Battery storage charges up for big switch to 5-minute settlements

Australia’s main grid has made the switch to a single five minute trading settlement period, marking one of the biggest and most strongly contested changes in its history and a major step towards a smarter, cleaner, cheaper and more reliable grid.

The switch to 5MS (five minute settlement), first called for back in 2016, has been supported by the providers and owners of new fast response technology, particularly battery storage and demand response, and resisted by the owners of incumbent, legacy technologies, particularly baseload coal and gas generators.Now, after much regulator wrangling and lengthy delays the change is here, welcomed by the Australian Energy Market Operator as one of a number of major reforms required to keep pace with a rapidly changing grid.

“As one of the most significant reforms since the NEM’s inception in 1998, 5MS provides a better price signal for investment in fast response and flexible technologies, such as batteries and gas-peaking generation,” AEMO chief Daniel Westerman said.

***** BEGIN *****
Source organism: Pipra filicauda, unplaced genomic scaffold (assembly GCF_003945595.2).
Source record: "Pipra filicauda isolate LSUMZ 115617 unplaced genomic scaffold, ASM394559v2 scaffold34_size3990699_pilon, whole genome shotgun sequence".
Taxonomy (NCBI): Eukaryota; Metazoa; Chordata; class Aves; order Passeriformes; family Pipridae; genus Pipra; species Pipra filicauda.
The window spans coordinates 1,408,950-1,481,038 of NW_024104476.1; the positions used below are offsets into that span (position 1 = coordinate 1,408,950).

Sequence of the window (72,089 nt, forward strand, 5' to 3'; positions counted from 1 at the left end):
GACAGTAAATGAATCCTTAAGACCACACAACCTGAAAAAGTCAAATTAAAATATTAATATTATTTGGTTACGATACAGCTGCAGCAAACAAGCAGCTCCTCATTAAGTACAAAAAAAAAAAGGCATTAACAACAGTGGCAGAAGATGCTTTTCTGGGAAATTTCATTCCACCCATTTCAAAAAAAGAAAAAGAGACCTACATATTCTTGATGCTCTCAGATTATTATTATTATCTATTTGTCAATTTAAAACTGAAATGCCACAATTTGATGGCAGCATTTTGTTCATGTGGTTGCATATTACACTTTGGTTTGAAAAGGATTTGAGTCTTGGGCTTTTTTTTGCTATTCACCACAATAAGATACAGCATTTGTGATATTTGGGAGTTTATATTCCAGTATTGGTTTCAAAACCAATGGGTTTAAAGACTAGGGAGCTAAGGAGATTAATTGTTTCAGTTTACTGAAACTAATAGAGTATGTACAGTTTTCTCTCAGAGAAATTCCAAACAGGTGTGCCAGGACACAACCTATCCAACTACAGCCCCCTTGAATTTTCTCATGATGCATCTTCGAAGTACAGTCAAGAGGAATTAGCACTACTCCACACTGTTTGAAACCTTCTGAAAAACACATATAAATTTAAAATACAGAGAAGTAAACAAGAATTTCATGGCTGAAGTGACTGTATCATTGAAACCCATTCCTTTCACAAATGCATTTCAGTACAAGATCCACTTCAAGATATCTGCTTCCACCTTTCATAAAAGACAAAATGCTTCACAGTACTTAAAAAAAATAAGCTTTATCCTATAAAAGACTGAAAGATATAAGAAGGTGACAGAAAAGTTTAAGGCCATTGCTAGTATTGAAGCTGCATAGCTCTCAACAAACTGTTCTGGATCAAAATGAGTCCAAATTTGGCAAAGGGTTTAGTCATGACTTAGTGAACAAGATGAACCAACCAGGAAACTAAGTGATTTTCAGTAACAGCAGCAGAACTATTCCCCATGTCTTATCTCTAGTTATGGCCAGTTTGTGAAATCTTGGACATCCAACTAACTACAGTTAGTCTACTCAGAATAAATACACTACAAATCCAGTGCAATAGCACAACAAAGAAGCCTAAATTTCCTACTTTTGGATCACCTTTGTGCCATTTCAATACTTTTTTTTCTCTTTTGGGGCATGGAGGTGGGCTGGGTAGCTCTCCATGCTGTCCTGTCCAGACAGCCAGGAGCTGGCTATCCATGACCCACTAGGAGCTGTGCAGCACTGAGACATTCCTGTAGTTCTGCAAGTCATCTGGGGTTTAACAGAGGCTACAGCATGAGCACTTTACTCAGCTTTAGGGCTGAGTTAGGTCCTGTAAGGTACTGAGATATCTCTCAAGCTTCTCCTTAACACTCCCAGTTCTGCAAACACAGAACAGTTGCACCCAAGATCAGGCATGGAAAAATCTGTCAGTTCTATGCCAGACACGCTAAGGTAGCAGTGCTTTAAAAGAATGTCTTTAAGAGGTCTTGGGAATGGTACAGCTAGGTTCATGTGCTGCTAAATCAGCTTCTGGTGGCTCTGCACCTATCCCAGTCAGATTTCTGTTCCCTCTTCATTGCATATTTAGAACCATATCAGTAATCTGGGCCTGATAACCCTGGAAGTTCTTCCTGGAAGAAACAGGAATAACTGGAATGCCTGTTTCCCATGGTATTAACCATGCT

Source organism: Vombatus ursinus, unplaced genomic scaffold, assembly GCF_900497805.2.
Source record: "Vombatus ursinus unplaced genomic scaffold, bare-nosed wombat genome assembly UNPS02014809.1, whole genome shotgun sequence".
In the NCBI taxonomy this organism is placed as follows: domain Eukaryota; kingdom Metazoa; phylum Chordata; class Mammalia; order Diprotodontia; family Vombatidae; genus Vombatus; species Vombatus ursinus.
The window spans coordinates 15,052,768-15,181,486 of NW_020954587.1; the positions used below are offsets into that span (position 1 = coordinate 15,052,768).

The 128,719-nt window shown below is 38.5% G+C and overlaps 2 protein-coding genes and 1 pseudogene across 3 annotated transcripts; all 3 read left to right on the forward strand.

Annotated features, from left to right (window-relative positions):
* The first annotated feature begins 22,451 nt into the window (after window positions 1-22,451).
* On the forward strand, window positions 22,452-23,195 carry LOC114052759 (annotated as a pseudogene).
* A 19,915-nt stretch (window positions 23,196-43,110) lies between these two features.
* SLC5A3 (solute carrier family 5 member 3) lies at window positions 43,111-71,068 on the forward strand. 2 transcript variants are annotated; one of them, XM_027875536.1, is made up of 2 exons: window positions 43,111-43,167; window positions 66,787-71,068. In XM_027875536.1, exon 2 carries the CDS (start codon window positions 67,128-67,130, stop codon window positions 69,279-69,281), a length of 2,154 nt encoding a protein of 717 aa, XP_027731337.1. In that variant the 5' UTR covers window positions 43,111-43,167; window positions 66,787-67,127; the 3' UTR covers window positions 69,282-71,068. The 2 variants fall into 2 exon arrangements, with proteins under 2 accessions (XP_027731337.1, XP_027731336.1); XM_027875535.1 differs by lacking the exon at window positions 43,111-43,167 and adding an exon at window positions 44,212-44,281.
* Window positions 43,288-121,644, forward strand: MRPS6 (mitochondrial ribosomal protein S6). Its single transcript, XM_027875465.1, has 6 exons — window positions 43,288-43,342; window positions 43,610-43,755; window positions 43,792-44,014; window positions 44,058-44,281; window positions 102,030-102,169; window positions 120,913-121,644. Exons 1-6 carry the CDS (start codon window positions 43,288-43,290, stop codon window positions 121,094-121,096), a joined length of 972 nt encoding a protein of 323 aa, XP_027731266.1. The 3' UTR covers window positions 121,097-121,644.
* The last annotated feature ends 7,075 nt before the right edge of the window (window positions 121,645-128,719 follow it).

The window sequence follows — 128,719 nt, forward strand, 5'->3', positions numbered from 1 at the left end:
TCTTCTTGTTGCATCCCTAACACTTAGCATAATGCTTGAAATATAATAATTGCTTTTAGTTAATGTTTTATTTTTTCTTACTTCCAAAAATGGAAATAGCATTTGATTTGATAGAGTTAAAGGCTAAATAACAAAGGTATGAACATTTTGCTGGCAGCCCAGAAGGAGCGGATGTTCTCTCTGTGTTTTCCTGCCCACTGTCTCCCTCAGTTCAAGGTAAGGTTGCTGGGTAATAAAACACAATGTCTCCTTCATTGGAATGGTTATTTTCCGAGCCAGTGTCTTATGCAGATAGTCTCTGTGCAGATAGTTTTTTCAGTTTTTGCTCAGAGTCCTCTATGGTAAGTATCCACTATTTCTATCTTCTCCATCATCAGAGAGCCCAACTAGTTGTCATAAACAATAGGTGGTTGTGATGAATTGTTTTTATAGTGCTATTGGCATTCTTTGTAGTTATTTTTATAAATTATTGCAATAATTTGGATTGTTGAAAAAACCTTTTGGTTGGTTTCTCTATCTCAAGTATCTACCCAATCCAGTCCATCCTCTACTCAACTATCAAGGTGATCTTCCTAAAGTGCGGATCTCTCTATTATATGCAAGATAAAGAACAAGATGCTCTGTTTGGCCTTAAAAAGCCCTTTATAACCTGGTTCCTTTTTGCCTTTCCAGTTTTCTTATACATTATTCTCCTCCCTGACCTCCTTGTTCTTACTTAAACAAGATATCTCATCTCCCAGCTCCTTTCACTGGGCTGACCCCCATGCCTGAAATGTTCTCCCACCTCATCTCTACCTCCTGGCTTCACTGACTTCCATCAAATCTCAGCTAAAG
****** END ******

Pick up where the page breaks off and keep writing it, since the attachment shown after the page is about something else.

“Over time, improved price signals should lead to more efficient decisions by generators lowering wholesale costs which make up around one third of a typical bill.”

Matt Baumgurtel, from energy consultancy Hamilton Locke, said the move to 5MS would help change the landscape of the NEM by promoting the use of renewable technologies and solutions over large incumbent coal generators.”In terms of market players, big batteries and ‘virtual power plants’ are likely to win out in this new system over old coal generators,” he said, pointing to their ability to stop and start supply more readily than the large incumbents and thus respond more rapidly to market signals.

Market players expect to see some volatility in the early days of the new 5MS rule as traders get used to different bidding strategies, but have suggested that wholesale prices could be more predictable over time.